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I really enjoyed this series ,it was quite authentic .Everything to do with daily living was particularly well done. Also the atmosphere of the time ,down to the hairstyles clothes and way of thinking people were very longsuffering and patient in those days , they had to be . I remember the food shortages ,I never saw fruit accept dried bananas ,it was bread and jam without butter . We were happy when we received american food parcels giving us hot chocolate . This series showed the closeness of families ,and how they would all sit round the radio to keep up with official announcements . It was a stressful time to be living ,but everyone helped one another, so coping was easier ,so in some ways it was a more secure time than now . It was difficult to simulate airaids but they managed to show the disruption it caused to their lives ,the commitee that aranged the program made things very hard for them with mock airaids with a siren sounding they went into the anderson shelter and slept there in discomfort ,they came back to broken glass etc . I have to hand it to the producers of this series top marks for authenticity. One of the women that took part in this program has been so moved by the experience she has completely changed her lifestyle. She never overshops now and visits her corner shop instead of the supermarket. Is now more thrifty with her resources. I was born in 1941 to the sound of an allclear siren which says the airaid was over .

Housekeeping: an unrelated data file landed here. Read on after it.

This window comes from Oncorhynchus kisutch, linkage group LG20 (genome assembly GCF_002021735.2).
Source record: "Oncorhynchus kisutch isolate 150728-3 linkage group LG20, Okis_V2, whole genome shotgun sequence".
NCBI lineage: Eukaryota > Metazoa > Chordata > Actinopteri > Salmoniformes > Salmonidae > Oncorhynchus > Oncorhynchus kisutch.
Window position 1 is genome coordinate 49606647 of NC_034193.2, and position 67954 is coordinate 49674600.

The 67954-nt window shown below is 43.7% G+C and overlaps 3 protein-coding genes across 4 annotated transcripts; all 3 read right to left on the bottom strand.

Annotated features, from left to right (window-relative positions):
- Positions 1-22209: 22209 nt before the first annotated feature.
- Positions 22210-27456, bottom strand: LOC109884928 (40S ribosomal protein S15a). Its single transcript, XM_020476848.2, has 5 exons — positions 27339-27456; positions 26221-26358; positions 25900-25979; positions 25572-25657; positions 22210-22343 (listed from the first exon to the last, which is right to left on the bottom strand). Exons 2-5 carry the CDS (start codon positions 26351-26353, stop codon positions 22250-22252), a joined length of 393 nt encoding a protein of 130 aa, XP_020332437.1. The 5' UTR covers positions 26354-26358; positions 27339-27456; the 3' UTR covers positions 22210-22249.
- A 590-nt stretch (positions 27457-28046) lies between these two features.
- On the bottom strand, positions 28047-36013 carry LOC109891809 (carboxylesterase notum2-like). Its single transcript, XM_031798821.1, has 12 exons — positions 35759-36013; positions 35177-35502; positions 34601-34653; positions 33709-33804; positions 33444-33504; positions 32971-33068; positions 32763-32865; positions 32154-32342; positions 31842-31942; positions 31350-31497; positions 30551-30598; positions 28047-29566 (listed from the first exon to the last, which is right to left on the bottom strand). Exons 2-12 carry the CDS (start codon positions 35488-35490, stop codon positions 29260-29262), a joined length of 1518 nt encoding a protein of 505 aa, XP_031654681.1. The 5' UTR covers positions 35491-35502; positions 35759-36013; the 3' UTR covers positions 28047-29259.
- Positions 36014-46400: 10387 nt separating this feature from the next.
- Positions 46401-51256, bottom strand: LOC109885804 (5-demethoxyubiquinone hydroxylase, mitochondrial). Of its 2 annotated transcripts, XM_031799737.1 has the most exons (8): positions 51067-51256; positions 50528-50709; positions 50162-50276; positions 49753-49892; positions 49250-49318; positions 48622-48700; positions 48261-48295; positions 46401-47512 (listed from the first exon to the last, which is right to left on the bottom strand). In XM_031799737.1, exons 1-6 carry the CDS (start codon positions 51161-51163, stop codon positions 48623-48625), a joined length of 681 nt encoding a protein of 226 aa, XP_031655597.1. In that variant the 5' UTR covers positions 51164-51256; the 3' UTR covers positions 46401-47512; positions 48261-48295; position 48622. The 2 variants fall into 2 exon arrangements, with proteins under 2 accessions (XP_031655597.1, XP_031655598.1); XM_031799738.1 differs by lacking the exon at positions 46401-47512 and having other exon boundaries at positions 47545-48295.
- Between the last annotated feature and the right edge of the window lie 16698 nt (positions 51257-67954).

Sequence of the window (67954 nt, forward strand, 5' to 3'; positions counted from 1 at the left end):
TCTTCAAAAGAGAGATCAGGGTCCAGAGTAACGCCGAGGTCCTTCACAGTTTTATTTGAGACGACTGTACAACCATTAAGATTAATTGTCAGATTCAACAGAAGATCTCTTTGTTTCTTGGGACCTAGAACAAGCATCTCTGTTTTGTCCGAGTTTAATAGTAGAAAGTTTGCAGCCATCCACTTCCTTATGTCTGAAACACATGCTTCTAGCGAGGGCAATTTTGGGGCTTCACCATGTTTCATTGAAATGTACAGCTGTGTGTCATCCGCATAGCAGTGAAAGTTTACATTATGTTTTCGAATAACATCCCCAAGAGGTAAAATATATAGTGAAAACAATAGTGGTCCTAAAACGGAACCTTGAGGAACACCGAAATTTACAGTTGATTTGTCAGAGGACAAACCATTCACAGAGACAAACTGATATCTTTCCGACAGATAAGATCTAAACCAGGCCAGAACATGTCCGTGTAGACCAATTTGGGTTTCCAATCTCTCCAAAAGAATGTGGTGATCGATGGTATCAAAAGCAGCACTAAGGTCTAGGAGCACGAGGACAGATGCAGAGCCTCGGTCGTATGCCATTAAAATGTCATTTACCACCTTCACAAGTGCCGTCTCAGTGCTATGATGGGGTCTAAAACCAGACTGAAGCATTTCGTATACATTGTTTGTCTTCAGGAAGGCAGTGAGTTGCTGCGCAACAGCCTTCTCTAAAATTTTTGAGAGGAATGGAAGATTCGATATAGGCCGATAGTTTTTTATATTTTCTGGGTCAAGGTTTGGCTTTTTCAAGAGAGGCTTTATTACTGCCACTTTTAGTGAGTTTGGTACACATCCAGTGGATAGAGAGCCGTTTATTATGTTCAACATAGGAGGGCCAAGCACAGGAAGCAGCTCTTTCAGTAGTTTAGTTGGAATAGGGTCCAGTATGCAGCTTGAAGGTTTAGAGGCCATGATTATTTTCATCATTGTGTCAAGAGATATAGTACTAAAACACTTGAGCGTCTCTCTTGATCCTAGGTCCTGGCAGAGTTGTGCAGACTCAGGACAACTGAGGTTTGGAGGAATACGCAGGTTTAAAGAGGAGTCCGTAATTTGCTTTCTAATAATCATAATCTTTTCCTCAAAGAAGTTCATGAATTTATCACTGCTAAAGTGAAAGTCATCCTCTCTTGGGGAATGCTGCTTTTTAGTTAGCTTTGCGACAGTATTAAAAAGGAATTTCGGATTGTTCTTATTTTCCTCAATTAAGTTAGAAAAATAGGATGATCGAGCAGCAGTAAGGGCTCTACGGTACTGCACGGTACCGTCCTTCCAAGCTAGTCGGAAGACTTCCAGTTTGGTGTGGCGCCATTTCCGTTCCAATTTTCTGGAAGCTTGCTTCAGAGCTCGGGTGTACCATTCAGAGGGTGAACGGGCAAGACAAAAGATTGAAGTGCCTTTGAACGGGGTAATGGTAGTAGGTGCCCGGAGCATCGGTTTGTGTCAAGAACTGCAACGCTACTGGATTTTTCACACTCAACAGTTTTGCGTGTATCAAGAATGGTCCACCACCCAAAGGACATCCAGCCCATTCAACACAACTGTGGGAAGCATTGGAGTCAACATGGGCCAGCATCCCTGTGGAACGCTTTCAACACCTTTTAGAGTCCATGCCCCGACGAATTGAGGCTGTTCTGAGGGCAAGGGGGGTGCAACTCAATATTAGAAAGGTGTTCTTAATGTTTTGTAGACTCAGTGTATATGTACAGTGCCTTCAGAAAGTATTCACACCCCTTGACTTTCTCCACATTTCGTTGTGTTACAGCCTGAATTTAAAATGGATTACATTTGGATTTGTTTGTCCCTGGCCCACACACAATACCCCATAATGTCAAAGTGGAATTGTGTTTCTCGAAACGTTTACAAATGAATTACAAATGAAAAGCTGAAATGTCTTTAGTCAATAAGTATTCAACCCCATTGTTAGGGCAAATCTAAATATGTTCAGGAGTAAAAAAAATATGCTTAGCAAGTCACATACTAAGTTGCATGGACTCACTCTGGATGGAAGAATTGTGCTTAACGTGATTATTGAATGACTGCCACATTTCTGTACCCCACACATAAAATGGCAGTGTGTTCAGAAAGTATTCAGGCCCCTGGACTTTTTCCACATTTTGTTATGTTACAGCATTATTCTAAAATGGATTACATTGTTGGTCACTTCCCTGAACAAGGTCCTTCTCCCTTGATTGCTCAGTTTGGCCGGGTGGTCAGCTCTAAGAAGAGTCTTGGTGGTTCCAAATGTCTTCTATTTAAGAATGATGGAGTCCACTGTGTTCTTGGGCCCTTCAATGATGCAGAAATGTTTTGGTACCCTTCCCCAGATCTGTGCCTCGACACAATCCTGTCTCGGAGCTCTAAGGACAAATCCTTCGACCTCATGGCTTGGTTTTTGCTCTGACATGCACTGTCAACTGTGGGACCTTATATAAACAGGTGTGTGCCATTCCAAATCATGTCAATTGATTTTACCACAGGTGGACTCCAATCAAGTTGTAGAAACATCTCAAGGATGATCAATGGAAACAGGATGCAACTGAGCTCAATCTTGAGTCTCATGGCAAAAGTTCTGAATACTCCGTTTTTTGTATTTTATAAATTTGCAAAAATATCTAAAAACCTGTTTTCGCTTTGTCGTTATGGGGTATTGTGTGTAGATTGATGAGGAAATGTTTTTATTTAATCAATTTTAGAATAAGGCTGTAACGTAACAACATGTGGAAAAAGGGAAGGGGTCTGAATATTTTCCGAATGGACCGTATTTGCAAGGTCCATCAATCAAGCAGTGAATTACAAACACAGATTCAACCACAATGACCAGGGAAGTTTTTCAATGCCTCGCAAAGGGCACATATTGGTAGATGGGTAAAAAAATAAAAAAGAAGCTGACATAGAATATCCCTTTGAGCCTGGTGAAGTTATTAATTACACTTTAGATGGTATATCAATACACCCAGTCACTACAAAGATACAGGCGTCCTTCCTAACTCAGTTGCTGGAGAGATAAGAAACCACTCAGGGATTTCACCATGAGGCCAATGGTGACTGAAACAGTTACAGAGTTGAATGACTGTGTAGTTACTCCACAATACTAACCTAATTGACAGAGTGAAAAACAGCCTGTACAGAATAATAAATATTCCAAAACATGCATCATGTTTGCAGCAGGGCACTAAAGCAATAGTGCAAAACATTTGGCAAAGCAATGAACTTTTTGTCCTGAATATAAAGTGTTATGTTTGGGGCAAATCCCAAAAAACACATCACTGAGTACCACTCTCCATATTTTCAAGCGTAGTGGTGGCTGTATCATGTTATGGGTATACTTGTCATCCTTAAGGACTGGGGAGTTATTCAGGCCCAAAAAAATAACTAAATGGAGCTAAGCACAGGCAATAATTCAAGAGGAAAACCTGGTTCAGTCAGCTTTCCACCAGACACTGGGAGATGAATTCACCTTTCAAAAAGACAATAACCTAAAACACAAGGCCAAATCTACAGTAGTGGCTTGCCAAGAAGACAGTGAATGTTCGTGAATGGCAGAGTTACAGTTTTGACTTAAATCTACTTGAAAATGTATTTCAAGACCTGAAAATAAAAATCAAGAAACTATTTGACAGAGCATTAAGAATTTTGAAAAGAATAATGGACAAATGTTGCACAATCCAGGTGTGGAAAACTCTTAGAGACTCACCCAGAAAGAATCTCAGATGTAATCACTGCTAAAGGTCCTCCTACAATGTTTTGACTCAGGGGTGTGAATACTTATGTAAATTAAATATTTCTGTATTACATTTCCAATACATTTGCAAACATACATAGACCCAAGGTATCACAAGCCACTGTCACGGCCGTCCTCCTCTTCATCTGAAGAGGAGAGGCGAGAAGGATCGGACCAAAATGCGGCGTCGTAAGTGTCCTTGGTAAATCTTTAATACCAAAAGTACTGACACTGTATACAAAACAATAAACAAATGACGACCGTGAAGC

If you watched C4's "The 1900 house", you may pleased to know that Channel4 are repeating the experience but in a more modern time namely the 1940's. The first episode went out on Tuesday 2 January 2001 and I imagine will be shown weekly. For those not in the know about either programme, here it is in a nutshell. Channel4 acquire a property appropriate for the period to be covered and decorate/equip it with fixtures and fittings from the period. A modern day family is chosen and they are expected to live in the house, dress in period costumes and basically do the things a family of that period would have done. The first series (1900 House) covered a 3 month period, whilst the second series covers 2 months. Each house is equipped with cameras to watch the family in action and in the 1900 House there was a video camera to allow the family members to record a sort of diary or vent their frustrations. The houses themselves are very interesting. In the 1900 House, a Terraced house in Charlton (South London) was purchased and turned into a house as it would have looked at the turn of the 20th century. This included gas lighting, cooking range, scullery etc. No mod cons (other than the cameras!). The 1940's house is located in West Wickham, Kent and is furbished for a middle class family just before the war. It has a gas cooker, electric lighting, radio but no TV. The family living in the house will have to live the life of a 1940's family with very little input from the real world. Unlike the 1900 house where life was very hard but stable, the 1940?s house residents will suffer the increasing deprivation of World War 2. This will include a shortage of fresh fruit, rationing, coupons, much lower food intake and air raids. We have met the 1940's family (the Hymers) who were chosen out of 300 families wanting to take part. There are Lyn and Michael, their daughter Kirstie (who is a single parent) and her 2 boys Ben and Thomas (aged 10 and 7). Michael is really into the 1940?s life and is an avid collector of memorabilia. He is very keen to play out the scenario. They come from Otley in Yorkshire and have a very comfortable lifestyle. In fact too comfortable. Mother and daughter throw away 75% of the contents of their fridge each week before each shop because the food is uneaten or has gone off. The programme goes onto contrast the abundance of food in 2000 compared with the austerity of the 1940's. The producers have to be far cleverer in the 1940's house to effect the residents way of living. All radio programmes will have to be specially recorded. They will be expected to prepare for air raids, live on meagre rations and dig their Anderson shelter. If they don't comply with these requirements they will be penalised by having their already meagre food supply reduced even early. For those who want to read more, the book of the series is out already. Cost for the hardback is £20 though you can get a £4 discount at Waterstones. The Channel4 website www.channel4.com/1940house provides additional details including reference to a house reconstruction at the Imperial War Museum. So there you have it. The house is ready; the family are dressed up and ready to enter the house. And war is about to be declared. It looks to be a fascinating experiment. And no doubt they will go through all the agony of the family in the first house. Can't wait. *** Update *** I've seen the second episode and it gets better. The family have moved in and are immediately under pressure. They have to make 'blackouts' for all windows in the house and get them approved as well as building an 'Anderson' shelter (to protect themselves against air raids) in their back garden. Building the shelter proves to be a very physical experience. They have to dig a 6 foot hole in the lawn with spades.No JCB's allowed! The first crisis comes with food. Being used to living on pre-cooked takeways and microwavable foods, the idea of baking is a new experience. The 2 children are sometimes fed on jam sandwiches. The bombshell comes with the news that rationing has been introduced and the little 1940's grocery store where they do their shopping is missing many of their favourites including jam and weetabix! We leave the family with the mother of the 2 boys fearing that they won't have enough to eat. I will leave you with the rabbits. Early on in their stay in the 1940's house, the family was given some rabbits to breed and kill for meat. They decided to give them away as the youngest 2 might get too attached. As they get hungrier, will they regret their moment of rashness?! Can't wait until 9pm on Thursday for the next instalment.